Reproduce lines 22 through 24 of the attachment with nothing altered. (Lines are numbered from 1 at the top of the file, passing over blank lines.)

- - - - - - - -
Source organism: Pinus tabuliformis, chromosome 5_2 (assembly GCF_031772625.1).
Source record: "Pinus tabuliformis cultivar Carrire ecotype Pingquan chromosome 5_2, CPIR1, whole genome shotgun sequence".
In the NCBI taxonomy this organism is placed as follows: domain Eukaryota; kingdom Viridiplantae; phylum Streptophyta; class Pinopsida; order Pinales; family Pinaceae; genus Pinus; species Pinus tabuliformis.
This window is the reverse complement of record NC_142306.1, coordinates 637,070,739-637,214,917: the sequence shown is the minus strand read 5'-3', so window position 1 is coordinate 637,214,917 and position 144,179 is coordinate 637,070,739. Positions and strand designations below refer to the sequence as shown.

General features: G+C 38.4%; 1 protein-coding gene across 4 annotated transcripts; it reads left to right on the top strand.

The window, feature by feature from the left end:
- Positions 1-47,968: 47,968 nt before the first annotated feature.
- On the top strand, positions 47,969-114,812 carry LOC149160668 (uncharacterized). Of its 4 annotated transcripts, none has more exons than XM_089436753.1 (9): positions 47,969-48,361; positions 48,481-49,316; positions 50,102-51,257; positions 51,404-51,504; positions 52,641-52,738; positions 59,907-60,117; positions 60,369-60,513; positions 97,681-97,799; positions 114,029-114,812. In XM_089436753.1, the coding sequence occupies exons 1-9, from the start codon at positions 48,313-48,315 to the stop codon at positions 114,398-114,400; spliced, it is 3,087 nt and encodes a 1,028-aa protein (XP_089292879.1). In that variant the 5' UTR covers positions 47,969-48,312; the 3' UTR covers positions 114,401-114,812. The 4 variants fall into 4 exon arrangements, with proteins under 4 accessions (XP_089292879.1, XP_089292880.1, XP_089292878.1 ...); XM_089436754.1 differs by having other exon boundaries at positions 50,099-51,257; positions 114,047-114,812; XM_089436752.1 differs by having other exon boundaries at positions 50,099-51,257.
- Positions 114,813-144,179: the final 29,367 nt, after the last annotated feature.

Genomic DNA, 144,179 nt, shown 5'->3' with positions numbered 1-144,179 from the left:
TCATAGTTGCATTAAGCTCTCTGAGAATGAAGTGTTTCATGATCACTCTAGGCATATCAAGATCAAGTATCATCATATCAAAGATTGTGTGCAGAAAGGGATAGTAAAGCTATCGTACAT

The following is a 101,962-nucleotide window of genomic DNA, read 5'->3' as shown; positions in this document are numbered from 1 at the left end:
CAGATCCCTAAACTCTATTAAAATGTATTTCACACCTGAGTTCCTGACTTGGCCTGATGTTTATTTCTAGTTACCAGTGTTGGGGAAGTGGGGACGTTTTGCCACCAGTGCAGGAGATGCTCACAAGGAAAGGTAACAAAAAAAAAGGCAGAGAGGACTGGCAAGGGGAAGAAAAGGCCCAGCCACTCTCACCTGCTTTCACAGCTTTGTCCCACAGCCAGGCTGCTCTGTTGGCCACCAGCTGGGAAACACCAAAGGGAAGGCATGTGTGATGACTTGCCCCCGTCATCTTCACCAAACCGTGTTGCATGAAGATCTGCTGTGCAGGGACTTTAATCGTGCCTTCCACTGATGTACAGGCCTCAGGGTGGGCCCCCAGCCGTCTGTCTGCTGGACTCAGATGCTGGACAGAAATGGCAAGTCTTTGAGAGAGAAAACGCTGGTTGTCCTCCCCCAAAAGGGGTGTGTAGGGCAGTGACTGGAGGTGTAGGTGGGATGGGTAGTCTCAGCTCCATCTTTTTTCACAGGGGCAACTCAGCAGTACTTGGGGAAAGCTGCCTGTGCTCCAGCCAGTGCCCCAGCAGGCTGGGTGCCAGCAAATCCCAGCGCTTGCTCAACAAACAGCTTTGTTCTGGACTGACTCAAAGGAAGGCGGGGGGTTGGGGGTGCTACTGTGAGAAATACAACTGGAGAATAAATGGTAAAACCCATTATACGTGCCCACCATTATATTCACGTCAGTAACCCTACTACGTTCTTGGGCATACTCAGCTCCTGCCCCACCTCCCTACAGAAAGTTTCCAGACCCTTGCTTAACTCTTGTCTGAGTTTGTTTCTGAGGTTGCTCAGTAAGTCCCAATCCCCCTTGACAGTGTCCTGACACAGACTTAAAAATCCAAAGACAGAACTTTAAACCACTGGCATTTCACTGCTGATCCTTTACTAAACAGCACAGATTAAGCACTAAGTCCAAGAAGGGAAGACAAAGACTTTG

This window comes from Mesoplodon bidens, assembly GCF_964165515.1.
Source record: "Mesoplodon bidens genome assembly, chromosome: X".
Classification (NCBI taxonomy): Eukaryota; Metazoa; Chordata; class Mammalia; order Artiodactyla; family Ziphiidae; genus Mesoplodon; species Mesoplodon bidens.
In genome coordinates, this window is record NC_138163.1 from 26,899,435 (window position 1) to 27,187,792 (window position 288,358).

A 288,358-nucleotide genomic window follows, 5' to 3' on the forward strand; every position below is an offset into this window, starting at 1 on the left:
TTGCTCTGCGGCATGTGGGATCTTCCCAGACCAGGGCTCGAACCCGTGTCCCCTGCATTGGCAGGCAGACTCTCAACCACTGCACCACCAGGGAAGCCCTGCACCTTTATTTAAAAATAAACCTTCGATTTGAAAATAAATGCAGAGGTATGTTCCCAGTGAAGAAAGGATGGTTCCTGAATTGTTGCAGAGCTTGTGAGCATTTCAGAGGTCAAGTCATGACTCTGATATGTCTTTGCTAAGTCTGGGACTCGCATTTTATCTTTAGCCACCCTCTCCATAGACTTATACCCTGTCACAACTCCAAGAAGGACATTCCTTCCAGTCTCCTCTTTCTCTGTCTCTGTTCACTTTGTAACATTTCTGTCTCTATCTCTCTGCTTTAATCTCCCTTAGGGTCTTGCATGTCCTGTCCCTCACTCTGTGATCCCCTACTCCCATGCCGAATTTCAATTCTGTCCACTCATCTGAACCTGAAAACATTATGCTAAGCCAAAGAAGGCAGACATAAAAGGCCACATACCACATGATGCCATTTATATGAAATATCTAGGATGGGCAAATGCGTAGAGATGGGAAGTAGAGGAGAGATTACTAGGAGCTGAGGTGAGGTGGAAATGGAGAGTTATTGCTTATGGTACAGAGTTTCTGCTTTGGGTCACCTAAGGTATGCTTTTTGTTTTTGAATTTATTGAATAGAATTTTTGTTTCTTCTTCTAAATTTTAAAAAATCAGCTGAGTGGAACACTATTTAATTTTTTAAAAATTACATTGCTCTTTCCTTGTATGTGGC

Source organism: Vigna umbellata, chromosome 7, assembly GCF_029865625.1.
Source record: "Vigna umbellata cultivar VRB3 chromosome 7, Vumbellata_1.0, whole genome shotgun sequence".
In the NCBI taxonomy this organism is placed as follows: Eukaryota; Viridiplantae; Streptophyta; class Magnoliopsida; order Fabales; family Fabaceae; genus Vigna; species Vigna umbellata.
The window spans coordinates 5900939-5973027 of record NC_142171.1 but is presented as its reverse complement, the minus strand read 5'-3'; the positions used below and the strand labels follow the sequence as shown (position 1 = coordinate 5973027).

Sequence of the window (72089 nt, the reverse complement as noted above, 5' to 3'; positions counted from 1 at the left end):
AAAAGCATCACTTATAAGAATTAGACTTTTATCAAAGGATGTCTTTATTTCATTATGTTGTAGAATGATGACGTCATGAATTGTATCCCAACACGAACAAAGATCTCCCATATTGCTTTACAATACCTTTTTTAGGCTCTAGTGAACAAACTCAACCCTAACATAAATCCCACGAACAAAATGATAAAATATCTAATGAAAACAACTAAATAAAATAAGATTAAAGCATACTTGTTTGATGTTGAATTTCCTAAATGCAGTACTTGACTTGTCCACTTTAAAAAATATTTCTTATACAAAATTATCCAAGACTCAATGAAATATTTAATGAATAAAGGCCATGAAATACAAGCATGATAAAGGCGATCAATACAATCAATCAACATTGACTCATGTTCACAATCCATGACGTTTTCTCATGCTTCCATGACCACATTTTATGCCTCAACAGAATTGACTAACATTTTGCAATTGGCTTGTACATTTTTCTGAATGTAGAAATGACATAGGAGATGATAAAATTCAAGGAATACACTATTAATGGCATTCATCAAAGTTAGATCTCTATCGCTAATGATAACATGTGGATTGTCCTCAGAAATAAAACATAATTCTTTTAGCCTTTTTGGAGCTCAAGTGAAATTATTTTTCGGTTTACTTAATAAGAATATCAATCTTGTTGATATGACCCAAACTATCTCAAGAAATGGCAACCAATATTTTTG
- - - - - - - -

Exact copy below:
In the NCBI taxonomy this organism is placed as follows: Eukaryota; Viridiplantae; Streptophyta; class Magnoliopsida; order Fabales; family Fabaceae; genus Vigna; species Vigna umbellata.
The window spans coordinates 5900939-5973027 of record NC_142171.1 but is presented as its reverse complement, the minus strand read 5'-3'; the positions used below and the strand labels follow the sequence as shown (position 1 = coordinate 5973027).

Sequence of the window (72089 nt, the reverse complement as noted above, 5' to 3'; positions counted from 1 at the left end):